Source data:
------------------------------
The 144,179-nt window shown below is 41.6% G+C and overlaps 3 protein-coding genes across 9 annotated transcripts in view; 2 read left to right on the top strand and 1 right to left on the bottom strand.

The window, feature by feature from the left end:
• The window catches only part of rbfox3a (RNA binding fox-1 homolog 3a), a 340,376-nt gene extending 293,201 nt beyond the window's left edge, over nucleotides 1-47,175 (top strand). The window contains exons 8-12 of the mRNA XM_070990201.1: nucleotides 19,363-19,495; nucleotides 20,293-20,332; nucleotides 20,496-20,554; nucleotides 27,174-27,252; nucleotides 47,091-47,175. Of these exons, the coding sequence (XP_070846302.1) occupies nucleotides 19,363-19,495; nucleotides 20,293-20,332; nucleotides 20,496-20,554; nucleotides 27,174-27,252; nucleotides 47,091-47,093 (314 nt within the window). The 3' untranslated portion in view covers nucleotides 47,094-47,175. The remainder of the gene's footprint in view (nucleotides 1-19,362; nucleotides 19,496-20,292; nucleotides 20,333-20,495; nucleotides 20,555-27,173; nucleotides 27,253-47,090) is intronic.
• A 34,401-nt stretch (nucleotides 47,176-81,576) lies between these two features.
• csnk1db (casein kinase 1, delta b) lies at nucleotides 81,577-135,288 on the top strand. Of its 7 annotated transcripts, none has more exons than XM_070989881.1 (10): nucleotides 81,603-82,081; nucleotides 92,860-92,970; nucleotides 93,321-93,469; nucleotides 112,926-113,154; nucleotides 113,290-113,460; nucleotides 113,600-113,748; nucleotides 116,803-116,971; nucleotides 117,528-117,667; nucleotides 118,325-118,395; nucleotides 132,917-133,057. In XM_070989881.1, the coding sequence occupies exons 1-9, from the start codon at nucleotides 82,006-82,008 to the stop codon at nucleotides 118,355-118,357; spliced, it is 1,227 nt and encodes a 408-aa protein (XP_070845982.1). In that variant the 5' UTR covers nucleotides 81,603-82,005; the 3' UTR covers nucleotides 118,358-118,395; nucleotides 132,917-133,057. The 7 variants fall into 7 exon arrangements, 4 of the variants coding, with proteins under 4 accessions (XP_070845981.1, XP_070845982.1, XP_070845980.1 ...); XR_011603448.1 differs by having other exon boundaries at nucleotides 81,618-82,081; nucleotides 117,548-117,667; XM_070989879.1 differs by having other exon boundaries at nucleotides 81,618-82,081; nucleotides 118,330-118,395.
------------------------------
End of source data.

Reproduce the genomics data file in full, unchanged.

The 144,179-nt window shown below is 41.6% G+C and overlaps 3 protein-coding genes across 9 annotated transcripts in view; 2 read left to right on the top strand and 1 right to left on the bottom strand.

The window, feature by feature from the left end:
• The window catches only part of rbfox3a (RNA binding fox-1 homolog 3a), a 340,376-nt gene extending 293,201 nt beyond the window's left edge, over nucleotides 1-47,175 (top strand). The window contains exons 8-12 of the mRNA XM_070990201.1: nucleotides 19,363-19,495; nucleotides 20,293-20,332; nucleotides 20,496-20,554; nucleotides 27,174-27,252; nucleotides 47,091-47,175. Of these exons, the coding sequence (XP_070846302.1) occupies nucleotides 19,363-19,495; nucleotides 20,293-20,332; nucleotides 20,496-20,554; nucleotides 27,174-27,252; nucleotides 47,091-47,093 (314 nt within the window). The 3' untranslated portion in view covers nucleotides 47,094-47,175. The remainder of the gene's footprint in view (nucleotides 1-19,362; nucleotides 19,496-20,292; nucleotides 20,333-20,495; nucleotides 20,555-27,173; nucleotides 27,253-47,090) is intronic.
• A 34,401-nt stretch (nucleotides 47,176-81,576) lies between these two features.
• csnk1db (casein kinase 1, delta b) lies at nucleotides 81,577-135,288 on the top strand. Of its 7 annotated transcripts, none has more exons than XM_070989881.1 (10): nucleotides 81,603-82,081; nucleotides 92,860-92,970; nucleotides 93,321-93,469; nucleotides 112,926-113,154; nucleotides 113,290-113,460; nucleotides 113,600-113,748; nucleotides 116,803-116,971; nucleotides 117,528-117,667; nucleotides 118,325-118,395; nucleotides 132,917-133,057. In XM_070989881.1, the coding sequence occupies exons 1-9, from the start codon at nucleotides 82,006-82,008 to the stop codon at nucleotides 118,355-118,357; spliced, it is 1,227 nt and encodes a 408-aa protein (XP_070845982.1). In that variant the 5' UTR covers nucleotides 81,603-82,005; the 3' UTR covers nucleotides 118,358-118,395; nucleotides 132,917-133,057. The 7 variants fall into 7 exon arrangements, 4 of the variants coding, with proteins under 4 accessions (XP_070845981.1, XP_070845982.1, XP_070845980.1 ...); XR_011603448.1 differs by having other exon boundaries at nucleotides 81,618-82,081; nucleotides 117,548-117,667; XM_070989879.1 differs by having other exon boundaries at nucleotides 81,618-82,081; nucleotides 118,330-118,395.